Tuesday, October 3, 2023

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NATO Taking Part in ‘Air Policing’ Missions on Russia’s Doorstep

The North Atlantic Treaty Organization (NATO) is set to take part in “air policing missions” on Russia’s doorstep, according to a key British security official.

British Defense Secretary Ben Wallace confirmed the United Kingdom is set to lead the operation alongside Germany, over the Baltic nation of Estonia, which shares its eastern border with Russia, in an interview with Sky News. He said the mission will help ensure “the security of Europe’s skies” and bolster “NATO’s presence in eastern Europe” at a critical point in relations with Eastern Europe.

The mission comes as tensions between NATO and Russia remain high amid Russian President Vladimir Putin’s invasion of Ukraine, which drew sharp condemnation from NATO member states. Russian authorities for years have expressed concerns about the eastern expansion of NATO, including the possibility of Ukraine joining the organization.

Wallace described the operation as an indication of NATO’s unity as it faces the ongoing Russian threat. NATO is not directly involved in the Ukraine conflict, as sending in troops would likely lead to significant escalation, but has rallied behind Ukraine, a non-member state, since the invasion began in February 2022.

“Joint operations of this kind, demonstrate the strength and unity of the NATO alliance and our shared resolve to maintain peace and security across the region,” Wallace said.

The United Kingdom is poised to send 300 Royal Air Force personnel to lead the mission. Germany, meanwhile, is set to provide Typhoon jets, he told Sky News.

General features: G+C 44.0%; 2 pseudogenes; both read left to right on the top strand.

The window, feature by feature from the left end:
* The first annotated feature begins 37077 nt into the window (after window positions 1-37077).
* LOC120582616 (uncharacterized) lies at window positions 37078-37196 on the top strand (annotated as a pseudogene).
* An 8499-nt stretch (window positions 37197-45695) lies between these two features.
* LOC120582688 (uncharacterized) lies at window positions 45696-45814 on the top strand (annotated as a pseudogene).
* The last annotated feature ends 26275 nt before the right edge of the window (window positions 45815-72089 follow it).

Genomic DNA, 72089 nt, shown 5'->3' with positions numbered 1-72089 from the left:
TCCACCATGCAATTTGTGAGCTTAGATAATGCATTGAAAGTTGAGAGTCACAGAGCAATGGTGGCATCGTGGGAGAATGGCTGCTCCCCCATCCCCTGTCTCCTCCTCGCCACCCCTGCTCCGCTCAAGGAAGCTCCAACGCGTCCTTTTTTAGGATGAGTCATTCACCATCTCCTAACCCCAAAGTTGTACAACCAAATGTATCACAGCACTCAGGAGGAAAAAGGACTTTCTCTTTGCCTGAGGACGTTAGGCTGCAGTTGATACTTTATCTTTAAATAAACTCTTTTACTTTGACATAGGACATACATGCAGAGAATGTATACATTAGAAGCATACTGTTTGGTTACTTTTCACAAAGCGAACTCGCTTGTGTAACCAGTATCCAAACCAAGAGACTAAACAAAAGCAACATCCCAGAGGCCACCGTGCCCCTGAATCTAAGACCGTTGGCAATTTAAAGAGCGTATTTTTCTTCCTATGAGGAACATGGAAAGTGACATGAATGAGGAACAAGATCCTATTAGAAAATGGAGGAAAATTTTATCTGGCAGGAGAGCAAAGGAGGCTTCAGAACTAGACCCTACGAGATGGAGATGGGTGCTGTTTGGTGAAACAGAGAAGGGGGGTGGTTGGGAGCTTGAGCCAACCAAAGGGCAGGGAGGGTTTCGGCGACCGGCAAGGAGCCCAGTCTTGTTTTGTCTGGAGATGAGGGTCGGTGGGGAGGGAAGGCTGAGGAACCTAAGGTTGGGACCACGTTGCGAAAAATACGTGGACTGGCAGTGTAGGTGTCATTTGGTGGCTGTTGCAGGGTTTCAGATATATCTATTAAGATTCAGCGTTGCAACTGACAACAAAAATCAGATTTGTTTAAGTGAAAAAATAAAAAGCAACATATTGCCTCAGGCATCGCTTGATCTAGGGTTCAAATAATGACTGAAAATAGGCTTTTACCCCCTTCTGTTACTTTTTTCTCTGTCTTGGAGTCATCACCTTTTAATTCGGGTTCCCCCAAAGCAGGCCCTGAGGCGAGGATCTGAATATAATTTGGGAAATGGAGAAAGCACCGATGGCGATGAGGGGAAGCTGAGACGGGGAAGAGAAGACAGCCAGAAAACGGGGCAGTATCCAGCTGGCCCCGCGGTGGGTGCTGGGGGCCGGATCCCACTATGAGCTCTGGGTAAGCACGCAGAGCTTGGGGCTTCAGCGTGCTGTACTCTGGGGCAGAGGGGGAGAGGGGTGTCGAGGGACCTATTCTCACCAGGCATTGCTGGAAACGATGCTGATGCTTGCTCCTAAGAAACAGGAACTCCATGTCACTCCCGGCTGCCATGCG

Erwan Lagadec, a professor of international affairs at George Washington University, told Newsweek on Monday that NATO began similar operations as soon as the Baltic states joined in 2004, as these nations have “limited air force capabilities.” These operations were further expanded after Russia annexed Crimea from Ukraine in 2014.

“While there’s been a clear operational need for the mission ever since 2014, and even more so 2022, it’s served as a high-political signal as well, in that it has allowed Western Allies (including in Southern Europe) to affirm their solidarity with the Baltics and their concern vis-a-vis Russia’s military posture more generally,” Lagadec said.

Lagadec added that there is a possibility for the operation to go wrong, but that it still is not unwise for the United Kingdom to participate in it.

“So one potential scenario for uncontrolled NATO-Russia escalation has always been that one of these incidents would go wrong. Which now might be more likely given tensions specifically between Russia and the UK,” Lagadec said.

NATO and Russia have long had a tense relationship, as Russia views as the alliance as a threat to its hegemony over Europe’s eastern front. However, experts say NATO’s response to the war has shown its strength. Additionally, Sweden and Finland, which also borders Russia, have furthered their efforts to join, although their membership has stalled.

However, Ukraine continues to face obstacles to joining NATO. Western officials, including United States President Joe Biden, have raised concerns about corruption in Kyiv, which would need to be sorted out before its membership approval.

Newsweek reached out to NATO via email for further comment.

The North Atlantic Treaty Organization (NATO) is set to take part in “air policing missions” on Russia’s doorstep, according to a key British security official.

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